I was fortunate enough to attend a wonderful talk by Marion Summerfield at a Product Design event last week. While working at IBM, Marion was part of the team that built and taught design thinking. At the event, Marion introduced the group to the concept of Hills.
A Hill is a statement used to focus a product around the value that it delivers.
Yup. It’s just a single sentence.
It’s not a fancy canvas or chart or a set of tools. It’s just a sentence.
More specifically, that sentence is a statement of intent written as a meaningful user outcome.
Such a statement allows for a product’s desired outcome to be stated with both clarity and flexibility. By framing a problem as an intended outcome for a given user, a team can discover a unique and innovative solution instead of aiming for a predetermined implementation.
So importantly, a Hill isn’t about how to get somewhere, but about where to go.
So, unlike product vision statements, a Hills doesn’t solutionise.
(Compare this to something like Roman Pichler’s Product Vision canvas, which you may be familiar with. In order to craft a vision statement, the Product Vision canvas takes as inputs both a business’s goal and a pre-formed idea about a solution. Hills, by comparison, focus only on the user and their needs.)
Let’s look at an example…
The best example of a Hill is the following statement of intent, made by John F. Kennedy in 1961. JFK vowed that:
We should land a person on the Moon and return them safely back to Earth.
Wow. What an incredible Hill.
Imagine you’re hearing that from the President in 1961. Just, wow. What an outrageously ambitious goal. Landing a spacecraft on the moon is something that’s never been done before, let alone one with people onboard. Moreover, JFK’s not said how they’re going to do it. But he’s saying it’s going to happen.
And — get this — the astronaut is going to be returned safely back to Earth.
Every Hill needs a who, a what and a wow.
We can break down the above example. The who in this Hill is the astronaut. The what is landing them on the moon. The wow is returning them safely back to Earth.
Adding that wow makes this such a monumentally more difficult task. The spacecraft needs to gently descend onto the lunar surface, not crash land. It needs to be able to survive the extreme conditions of re-entry into the Earth’s atmosphere without burning up.
But it’s what gives this Hill that something special. It’s what makes people get goosebumps.
Here are some more tech-focussed examples of Hills. See if you can identify the who, the what and the wow in each.
It’s important to note that Hills shouldn’t be static, but should evolve as you increase your understanding of a problem.
Moreover, to focus on a manageable set of goals, make sure that your project has no more than three hills at any given time.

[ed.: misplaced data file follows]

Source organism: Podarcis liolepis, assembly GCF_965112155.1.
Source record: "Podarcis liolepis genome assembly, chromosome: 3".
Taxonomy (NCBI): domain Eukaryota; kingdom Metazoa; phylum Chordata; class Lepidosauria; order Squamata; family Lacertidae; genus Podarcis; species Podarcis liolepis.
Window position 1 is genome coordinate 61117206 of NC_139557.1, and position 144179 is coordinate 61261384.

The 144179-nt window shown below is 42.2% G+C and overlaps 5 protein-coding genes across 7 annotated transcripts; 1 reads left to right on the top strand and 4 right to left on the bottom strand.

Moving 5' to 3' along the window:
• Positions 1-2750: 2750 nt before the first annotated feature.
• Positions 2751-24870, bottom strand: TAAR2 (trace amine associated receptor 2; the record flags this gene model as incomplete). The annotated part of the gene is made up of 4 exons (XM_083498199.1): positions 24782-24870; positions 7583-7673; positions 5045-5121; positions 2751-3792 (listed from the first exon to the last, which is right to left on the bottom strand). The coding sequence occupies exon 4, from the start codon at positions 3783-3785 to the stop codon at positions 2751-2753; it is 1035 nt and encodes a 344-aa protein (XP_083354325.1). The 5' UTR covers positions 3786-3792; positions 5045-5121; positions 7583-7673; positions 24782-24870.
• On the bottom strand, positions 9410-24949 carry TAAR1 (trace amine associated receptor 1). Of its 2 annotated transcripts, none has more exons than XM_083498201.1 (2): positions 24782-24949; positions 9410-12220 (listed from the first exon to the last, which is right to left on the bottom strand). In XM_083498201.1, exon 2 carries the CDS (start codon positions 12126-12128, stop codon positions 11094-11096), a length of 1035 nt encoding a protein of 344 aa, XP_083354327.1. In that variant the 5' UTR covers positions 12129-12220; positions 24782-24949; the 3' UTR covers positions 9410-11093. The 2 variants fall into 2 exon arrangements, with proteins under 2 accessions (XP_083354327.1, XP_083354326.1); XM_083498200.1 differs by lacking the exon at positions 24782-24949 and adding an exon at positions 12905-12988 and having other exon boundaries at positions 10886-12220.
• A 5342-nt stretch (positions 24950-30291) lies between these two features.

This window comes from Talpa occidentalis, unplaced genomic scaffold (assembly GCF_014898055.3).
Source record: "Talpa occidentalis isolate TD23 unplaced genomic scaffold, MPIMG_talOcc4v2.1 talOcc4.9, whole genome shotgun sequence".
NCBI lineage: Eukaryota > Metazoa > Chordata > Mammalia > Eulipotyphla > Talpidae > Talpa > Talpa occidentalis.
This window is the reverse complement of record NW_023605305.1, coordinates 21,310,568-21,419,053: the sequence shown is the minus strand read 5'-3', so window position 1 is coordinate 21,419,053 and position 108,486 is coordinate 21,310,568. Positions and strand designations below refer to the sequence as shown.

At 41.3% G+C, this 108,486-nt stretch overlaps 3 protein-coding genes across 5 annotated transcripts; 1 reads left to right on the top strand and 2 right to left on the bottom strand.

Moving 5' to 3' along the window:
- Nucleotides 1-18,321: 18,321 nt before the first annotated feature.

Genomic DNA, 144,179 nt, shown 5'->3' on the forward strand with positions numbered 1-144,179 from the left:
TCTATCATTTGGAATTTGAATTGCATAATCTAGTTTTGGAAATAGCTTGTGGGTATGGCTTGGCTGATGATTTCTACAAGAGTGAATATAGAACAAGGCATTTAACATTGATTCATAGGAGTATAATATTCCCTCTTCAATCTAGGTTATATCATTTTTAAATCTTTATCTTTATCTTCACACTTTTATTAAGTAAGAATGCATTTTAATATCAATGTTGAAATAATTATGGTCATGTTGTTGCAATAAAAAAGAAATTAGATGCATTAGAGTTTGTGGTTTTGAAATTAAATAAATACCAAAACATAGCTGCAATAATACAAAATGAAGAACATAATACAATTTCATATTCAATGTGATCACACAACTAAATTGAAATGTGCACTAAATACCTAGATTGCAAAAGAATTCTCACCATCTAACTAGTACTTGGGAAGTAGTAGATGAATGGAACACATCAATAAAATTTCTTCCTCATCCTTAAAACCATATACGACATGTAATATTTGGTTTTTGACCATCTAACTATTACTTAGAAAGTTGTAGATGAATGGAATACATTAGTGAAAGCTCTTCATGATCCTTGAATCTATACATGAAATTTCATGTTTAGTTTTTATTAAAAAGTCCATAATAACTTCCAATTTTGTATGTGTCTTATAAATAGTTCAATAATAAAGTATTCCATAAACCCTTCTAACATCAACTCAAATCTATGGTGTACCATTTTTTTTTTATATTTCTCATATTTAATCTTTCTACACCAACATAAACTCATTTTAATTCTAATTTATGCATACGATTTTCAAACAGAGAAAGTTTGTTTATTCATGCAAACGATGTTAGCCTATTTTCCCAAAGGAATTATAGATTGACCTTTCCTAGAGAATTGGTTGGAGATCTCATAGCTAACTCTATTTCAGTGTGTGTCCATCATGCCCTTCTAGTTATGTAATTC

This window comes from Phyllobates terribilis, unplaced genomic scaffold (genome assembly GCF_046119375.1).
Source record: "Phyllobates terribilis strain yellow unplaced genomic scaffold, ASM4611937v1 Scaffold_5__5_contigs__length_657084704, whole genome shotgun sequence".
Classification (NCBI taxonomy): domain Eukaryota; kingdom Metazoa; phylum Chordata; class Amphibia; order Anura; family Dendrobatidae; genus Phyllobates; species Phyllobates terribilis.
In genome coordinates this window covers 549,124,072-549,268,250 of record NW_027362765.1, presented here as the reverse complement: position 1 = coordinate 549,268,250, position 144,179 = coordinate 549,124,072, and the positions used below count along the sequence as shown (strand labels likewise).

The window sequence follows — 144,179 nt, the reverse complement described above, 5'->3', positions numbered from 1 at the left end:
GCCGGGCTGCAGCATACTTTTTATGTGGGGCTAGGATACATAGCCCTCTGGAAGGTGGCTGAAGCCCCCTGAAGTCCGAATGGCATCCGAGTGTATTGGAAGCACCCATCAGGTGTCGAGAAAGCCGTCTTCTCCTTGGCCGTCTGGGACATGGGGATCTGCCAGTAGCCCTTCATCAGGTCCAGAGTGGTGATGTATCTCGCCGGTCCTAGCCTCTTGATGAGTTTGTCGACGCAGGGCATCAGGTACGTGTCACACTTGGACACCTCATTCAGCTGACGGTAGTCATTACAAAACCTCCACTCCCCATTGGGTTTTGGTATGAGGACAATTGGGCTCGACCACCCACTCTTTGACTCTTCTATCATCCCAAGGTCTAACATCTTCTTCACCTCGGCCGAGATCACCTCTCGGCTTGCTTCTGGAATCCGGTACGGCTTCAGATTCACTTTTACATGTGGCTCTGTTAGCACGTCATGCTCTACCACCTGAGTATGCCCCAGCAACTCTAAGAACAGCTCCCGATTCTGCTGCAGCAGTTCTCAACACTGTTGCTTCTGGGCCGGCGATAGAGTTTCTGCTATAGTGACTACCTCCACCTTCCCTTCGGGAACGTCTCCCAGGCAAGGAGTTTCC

The scope and complexity of the Hill should depend on the timescale involved — if you’ve got a few years, go ambitious (like Kennedy thinking about the coming decade.) If you’ve got a few weeks, go narrow in scope (but still include a wow relative to that scope).
Writing Hills is a collaborative process. Book a room with a whiteboard, get everyone to commit an hour of their time, and grab some packs of post-its.
On the board, make three columns: WHO, WHAT and WOW. Get everyone to write out post-its for each in silence, using a fixed amount of time for each column (say 5 minutes). Like in any ideation session, here quantity is as important as quality. All ‘bad’ ideas need to get onto paper to allow the good ones to come through.
Remember: you don’t want to think about implementation here. Just focus on the building blocks.
Once these are done, have a go at drafting some Hills, using these building blocks. At first, you can work through quickly to come up with some draft sentences together. Then start slowing it down — keep mixing and matching until you get a sentence that feels right.
Always get as many people involved — once you’ve settled on a Hill, it’s good to get a fresh pair of eyes on it. And remember, the Hills that you come up with aren’t static. They’ll evolve as your understanding of the users and their problems evolve.
You might get pushback if you try and organise a Hill-building session. Not many people have heard of the concept. You might get challenged: can we afford to give up a few hours for this?
But the question is: can you afford not to?
If you’re not focussing on building something that genuinely grants value and equally is ambitious, what’s the point?
It’s just a few hours of your team’s time. So, to borrow Nike’s motto: just do it.
Three bonus tips for a Hill-writing session.
Thanks for checking this article out. I hope you can use Hills to your advantage. If you do run a session and create some Hills, I’d love to read them — please drop a comment below with your experience.
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